9. The apparatus of claim 8, wherein the threaded portion is fixed to the housing so that it cannot rotate with respect to the housing.

10. The apparatus of claim 9, wherein the threaded portion is integral with the housing and wherein the drive further comprises a piston rod having at least a threaded section and wherein the piston rod reacts to a force on the drive sleeve and moves axially to expel drug from the device.

11. The apparatus of claim 9, wherein the device further comprises a piston rod comprising a first portion that is a threaded portion and wherein the piston rod receives a force that is transmitted from one end of the device thru the drive sleeve and as a result of the force the piston rod moves axially to expel drug from the device thru a needle.

12. A drug delivery device and drive mechanism comprising:

a housing;
a dose dial sleeve threadedly engaged with a portion of the device, the portion being located in between a needle end of the device on which a needle is mountable and an opposite end of the device,
a drive sleeve,
and wherein the dose dial sleeve and the drive sleeve are releasably coupled together so that:
during dosing setting, the dose dial sleeve and the drive sleeve are coupled and both the dose dial sleeve and the drive sleeve rotate together with respect to the housing& and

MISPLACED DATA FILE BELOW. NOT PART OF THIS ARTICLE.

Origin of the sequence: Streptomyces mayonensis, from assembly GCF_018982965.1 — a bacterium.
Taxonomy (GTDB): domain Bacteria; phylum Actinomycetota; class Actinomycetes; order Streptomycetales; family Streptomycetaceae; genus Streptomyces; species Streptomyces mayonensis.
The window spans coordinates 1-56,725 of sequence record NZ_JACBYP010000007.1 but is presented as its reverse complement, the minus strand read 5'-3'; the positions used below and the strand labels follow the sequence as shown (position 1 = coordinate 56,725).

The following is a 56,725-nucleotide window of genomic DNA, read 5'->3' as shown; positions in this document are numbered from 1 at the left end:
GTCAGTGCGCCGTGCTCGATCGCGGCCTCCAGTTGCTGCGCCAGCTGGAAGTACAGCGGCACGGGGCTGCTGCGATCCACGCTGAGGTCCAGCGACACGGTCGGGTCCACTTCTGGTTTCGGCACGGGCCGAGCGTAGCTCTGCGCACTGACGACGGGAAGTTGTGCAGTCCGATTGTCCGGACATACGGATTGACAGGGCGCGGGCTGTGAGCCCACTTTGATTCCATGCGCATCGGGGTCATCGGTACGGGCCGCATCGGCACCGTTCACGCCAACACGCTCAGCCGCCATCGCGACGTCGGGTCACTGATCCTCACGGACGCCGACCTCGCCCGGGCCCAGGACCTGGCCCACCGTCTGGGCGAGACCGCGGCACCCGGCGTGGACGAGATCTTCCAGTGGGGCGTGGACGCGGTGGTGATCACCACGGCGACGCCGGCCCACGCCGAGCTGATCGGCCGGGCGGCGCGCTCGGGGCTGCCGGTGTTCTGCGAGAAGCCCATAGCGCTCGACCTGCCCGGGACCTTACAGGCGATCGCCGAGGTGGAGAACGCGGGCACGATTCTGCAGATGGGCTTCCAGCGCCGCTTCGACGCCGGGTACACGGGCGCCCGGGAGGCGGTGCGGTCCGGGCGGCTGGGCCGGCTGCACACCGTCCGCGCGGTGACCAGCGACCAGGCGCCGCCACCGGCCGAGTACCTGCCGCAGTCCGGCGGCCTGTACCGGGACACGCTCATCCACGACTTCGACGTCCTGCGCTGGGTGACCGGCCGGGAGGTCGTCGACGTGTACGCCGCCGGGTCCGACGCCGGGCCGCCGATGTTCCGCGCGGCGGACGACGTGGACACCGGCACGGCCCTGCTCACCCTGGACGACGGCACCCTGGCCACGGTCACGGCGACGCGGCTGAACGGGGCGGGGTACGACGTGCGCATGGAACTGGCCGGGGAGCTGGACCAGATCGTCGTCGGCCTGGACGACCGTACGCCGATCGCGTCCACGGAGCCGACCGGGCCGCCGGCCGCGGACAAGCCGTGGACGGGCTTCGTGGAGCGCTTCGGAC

during dose administration: the dose dial sleeve and the drive sleeve are de-coupled and the dose dial sleeve rotates with respect to the housing and the drive sleeve moves axially toward the needle end without rotating with respect to the housing.

13. The device of claim 12, further comprising a piston rod that moves in a direction toward the needle end during dose administration and wherein the piston rod has two different shapes as it is traversed along its length and wherein a clutch is functionally disposed between the dose dial and the drive sleeve to allow for the coupling and uncoupling of the dose dial from the drive sleeve.

14. The device of claim 13, wherein the device further comprises a dose limiter that prevents a dose from being set that is larger than the contents remaining in the device and wherein the drive sleeve is operably coupled to a piston rod and wherein motion of the drive sleeve toward the needle end results in the piston rod moving toward the needle end.

15. The device of claim 13, wherein during dose administration the drive sleeve moves a distance that is greater than the distance the rod moves.

16. A medication delivery device for expelling settable doses of medication, the device comprising: an injection end, a housing, a dose setting drum comprising a scale indicating various dose sizes, and a tubular element that is reversibly rotationally coupled to the dose setting drum so that during dose setting the tubular element and the drum rotate together but during dose administration the tubular element is rotationally decoupled from the drum so that the drum rotates back to a zero position while the tubular element moves longitudinally toward the injection end,

the device further comprising a rod that comprises a first threaded portion that extends thru a portion of the housing, the rod coupled to the tubular element so that when the tubular element moves toward the injection end of the device, the rod also moves toward the injection end but wherein the rod travels a different distance than the tubular element,